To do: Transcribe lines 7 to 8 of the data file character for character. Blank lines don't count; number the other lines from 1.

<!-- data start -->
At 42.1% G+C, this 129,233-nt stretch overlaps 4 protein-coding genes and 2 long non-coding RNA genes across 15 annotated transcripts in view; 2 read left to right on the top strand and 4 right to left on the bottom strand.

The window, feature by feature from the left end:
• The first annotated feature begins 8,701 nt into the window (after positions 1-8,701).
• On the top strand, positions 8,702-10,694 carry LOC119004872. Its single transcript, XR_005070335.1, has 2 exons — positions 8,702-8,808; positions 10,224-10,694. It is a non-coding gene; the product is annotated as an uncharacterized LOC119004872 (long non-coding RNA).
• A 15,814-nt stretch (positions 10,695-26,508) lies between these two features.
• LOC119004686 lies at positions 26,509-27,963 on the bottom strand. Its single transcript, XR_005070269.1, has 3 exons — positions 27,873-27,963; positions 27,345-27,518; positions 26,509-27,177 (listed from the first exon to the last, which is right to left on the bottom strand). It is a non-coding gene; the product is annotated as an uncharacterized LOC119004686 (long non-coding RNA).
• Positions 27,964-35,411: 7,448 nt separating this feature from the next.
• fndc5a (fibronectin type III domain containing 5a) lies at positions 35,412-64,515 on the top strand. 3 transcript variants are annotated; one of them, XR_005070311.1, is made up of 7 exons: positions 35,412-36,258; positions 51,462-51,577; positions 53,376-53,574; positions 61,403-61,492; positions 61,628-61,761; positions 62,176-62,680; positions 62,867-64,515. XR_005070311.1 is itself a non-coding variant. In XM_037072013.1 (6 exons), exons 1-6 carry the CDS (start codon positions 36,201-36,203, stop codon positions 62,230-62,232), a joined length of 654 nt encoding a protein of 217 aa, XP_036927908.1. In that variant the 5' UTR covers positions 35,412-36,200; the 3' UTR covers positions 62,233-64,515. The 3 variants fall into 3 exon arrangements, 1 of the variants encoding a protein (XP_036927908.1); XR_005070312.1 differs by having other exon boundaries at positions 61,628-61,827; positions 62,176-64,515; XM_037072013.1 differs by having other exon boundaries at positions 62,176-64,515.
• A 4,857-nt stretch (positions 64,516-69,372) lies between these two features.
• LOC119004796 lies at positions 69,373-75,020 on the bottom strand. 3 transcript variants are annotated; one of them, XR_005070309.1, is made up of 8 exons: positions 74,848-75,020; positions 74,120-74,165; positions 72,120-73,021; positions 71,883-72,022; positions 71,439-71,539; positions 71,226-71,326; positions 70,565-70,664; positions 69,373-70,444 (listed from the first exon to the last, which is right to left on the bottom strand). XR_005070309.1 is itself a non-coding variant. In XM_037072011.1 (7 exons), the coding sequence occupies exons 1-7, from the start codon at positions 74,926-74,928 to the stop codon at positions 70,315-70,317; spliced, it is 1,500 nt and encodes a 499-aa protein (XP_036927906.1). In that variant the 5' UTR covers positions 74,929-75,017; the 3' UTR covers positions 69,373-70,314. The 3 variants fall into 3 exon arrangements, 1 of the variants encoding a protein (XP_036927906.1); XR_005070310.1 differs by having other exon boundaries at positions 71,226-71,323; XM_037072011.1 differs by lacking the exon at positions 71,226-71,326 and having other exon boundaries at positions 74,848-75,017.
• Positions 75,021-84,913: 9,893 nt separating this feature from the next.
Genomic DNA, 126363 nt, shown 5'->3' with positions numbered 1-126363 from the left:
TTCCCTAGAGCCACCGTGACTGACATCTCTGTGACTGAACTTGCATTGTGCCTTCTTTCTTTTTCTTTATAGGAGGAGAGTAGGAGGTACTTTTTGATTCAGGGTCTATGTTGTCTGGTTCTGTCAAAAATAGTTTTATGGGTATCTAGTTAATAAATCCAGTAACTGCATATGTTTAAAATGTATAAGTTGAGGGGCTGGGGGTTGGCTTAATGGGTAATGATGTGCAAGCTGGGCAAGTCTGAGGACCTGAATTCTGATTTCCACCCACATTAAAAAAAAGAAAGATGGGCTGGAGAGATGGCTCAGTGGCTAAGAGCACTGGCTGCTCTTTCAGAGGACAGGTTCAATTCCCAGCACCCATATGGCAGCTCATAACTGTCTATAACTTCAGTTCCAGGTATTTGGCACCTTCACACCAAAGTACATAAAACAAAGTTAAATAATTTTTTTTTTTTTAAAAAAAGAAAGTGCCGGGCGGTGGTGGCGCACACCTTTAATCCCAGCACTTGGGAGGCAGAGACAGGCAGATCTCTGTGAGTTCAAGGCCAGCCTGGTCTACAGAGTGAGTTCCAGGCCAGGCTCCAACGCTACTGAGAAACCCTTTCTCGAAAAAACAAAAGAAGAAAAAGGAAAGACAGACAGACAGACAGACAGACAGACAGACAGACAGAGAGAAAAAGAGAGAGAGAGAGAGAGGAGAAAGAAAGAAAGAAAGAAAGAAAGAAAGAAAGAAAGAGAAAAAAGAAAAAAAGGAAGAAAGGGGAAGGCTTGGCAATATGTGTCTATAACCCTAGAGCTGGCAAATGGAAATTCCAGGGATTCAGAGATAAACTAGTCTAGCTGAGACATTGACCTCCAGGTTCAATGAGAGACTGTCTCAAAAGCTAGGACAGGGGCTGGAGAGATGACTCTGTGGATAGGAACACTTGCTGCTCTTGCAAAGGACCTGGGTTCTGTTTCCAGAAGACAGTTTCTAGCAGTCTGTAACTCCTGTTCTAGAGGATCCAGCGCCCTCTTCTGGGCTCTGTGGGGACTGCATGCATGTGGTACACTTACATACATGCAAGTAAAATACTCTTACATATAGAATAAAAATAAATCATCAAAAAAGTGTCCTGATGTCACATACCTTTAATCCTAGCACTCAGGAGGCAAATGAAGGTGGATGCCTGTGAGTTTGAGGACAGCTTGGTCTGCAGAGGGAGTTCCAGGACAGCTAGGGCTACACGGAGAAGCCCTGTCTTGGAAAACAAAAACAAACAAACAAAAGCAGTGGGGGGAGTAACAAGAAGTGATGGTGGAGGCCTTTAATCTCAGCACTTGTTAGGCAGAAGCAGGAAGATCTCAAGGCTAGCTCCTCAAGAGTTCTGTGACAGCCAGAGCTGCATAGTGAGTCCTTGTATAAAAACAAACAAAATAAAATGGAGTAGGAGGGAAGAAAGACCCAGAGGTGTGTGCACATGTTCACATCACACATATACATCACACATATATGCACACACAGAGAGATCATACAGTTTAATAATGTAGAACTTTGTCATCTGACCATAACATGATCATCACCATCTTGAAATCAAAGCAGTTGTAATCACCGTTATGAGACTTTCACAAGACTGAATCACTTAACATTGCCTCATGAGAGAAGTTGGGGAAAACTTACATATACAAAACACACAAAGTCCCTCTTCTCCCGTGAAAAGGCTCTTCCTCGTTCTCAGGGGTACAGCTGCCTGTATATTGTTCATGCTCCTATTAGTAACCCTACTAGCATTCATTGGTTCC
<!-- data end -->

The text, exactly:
• Positions 27,964-35,411: 7,448 nt separating this feature from the next.
• fndc5a (fibronectin type III domain containing 5a) lies at positions 35,412-64,515 on the top strand. 3 transcript variants are annotated; one of them, XR_005070311.1, is made up of 7 exons: positions 35,412-36,258; positions 51,462-51,577; positions 53,376-53,574; positions 61,403-61,492; positions 61,628-61,761; positions 62,176-62,680; positions 62,867-64,515. XR_005070311.1 is itself a non-coding variant. In XM_037072013.1 (6 exons), exons 1-6 carry the CDS (start codon positions 36,201-36,203, stop codon positions 62,230-62,232), a joined length of 654 nt encoding a protein of 217 aa, XP_036927908.1. In that variant the 5' UTR covers positions 35,412-36,200; the 3' UTR covers positions 62,233-64,515. The 3 variants fall into 3 exon arrangements, 1 of the variants encoding a protein (XP_036927908.1); XR_005070312.1 differs by having other exon boundaries at positions 61,628-61,827; positions 62,176-64,515; XM_037072013.1 differs by having other exon boundaries at positions 62,176-64,515.